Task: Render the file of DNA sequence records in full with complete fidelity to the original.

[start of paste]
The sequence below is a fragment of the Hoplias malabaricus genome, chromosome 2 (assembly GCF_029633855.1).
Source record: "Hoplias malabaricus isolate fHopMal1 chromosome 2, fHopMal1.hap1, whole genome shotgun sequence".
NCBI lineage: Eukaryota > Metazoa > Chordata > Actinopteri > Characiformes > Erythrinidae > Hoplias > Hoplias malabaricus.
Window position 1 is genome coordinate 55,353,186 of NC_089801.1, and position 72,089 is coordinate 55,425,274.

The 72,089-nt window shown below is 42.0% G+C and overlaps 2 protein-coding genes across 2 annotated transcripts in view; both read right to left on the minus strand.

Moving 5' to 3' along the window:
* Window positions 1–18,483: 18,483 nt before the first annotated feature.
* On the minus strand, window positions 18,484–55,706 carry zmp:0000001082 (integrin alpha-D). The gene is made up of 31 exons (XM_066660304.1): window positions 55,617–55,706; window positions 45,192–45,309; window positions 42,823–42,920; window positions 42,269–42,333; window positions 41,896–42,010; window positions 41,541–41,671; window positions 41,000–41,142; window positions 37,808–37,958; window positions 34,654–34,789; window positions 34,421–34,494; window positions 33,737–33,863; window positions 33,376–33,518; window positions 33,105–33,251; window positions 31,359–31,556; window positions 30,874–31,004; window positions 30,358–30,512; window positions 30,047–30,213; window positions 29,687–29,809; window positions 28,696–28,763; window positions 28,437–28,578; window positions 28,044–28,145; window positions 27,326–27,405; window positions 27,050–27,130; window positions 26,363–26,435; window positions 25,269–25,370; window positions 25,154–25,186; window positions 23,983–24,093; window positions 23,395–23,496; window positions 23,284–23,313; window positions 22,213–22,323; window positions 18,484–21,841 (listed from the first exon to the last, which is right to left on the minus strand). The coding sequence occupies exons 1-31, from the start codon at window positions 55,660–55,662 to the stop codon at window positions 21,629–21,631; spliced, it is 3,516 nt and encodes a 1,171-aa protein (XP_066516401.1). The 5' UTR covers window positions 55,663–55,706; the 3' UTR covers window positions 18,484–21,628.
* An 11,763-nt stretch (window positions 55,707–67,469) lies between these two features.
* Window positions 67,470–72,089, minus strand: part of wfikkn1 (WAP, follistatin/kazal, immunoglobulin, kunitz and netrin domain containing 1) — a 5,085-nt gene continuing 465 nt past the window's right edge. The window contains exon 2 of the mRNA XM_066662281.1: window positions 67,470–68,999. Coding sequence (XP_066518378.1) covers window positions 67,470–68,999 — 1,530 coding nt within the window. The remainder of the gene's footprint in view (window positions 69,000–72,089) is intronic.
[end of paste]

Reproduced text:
The sequence below is a fragment of the Hoplias malabaricus genome, chromosome 2 (assembly GCF_029633855.1).
Source record: "Hoplias malabaricus isolate fHopMal1 chromosome 2, fHopMal1.hap1, whole genome shotgun sequence".
NCBI lineage: Eukaryota > Metazoa > Chordata > Actinopteri > Characiformes > Erythrinidae > Hoplias > Hoplias malabaricus.
Window position 1 is genome coordinate 55,353,186 of NC_089801.1, and position 72,089 is coordinate 55,425,274.

The 72,089-nt window shown below is 42.0% G+C and overlaps 2 protein-coding genes across 2 annotated transcripts in view; both read right to left on the minus strand.

Moving 5' to 3' along the window:
* Window positions 1–18,483: 18,483 nt before the first annotated feature.
* On the minus strand, window positions 18,484–55,706 carry zmp:0000001082 (integrin alpha-D). The gene is made up of 31 exons (XM_066660304.1): window positions 55,617–55,706; window positions 45,192–45,309; window positions 42,823–42,920; window positions 42,269–42,333; window positions 41,896–42,010; window positions 41,541–41,671; window positions 41,000–41,142; window positions 37,808–37,958; window positions 34,654–34,789; window positions 34,421–34,494; window positions 33,737–33,863; window positions 33,376–33,518; window positions 33,105–33,251; window positions 31,359–31,556; window positions 30,874–31,004; window positions 30,358–30,512; window positions 30,047–30,213; window positions 29,687–29,809; window positions 28,696–28,763; window positions 28,437–28,578; window positions 28,044–28,145; window positions 27,326–27,405; window positions 27,050–27,130; window positions 26,363–26,435; window positions 25,269–25,370; window positions 25,154–25,186; window positions 23,983–24,093; window positions 23,395–23,496; window positions 23,284–23,313; window positions 22,213–22,323; window positions 18,484–21,841 (listed from the first exon to the last, which is right to left on the minus strand). The coding sequence occupies exons 1-31, from the start codon at window positions 55,660–55,662 to the stop codon at window positions 21,629–21,631; spliced, it is 3,516 nt and encodes a 1,171-aa protein (XP_066516401.1). The 5' UTR covers window positions 55,663–55,706; the 3' UTR covers window positions 18,484–21,628.
* An 11,763-nt stretch (window positions 55,707–67,469) lies between these two features.
* Window positions 67,470–72,089, minus strand: part of wfikkn1 (WAP, follistatin/kazal, immunoglobulin, kunitz and netrin domain containing 1) — a 5,085-nt gene continuing 465 nt past the window's right edge. The window contains exon 2 of the mRNA XM_066662281.1: window positions 67,470–68,999. Coding sequence (XP_066518378.1) covers window positions 67,470–68,999 — 1,530 coding nt within the window. The remainder of the gene's footprint in view (window positions 69,000–72,089) is intronic.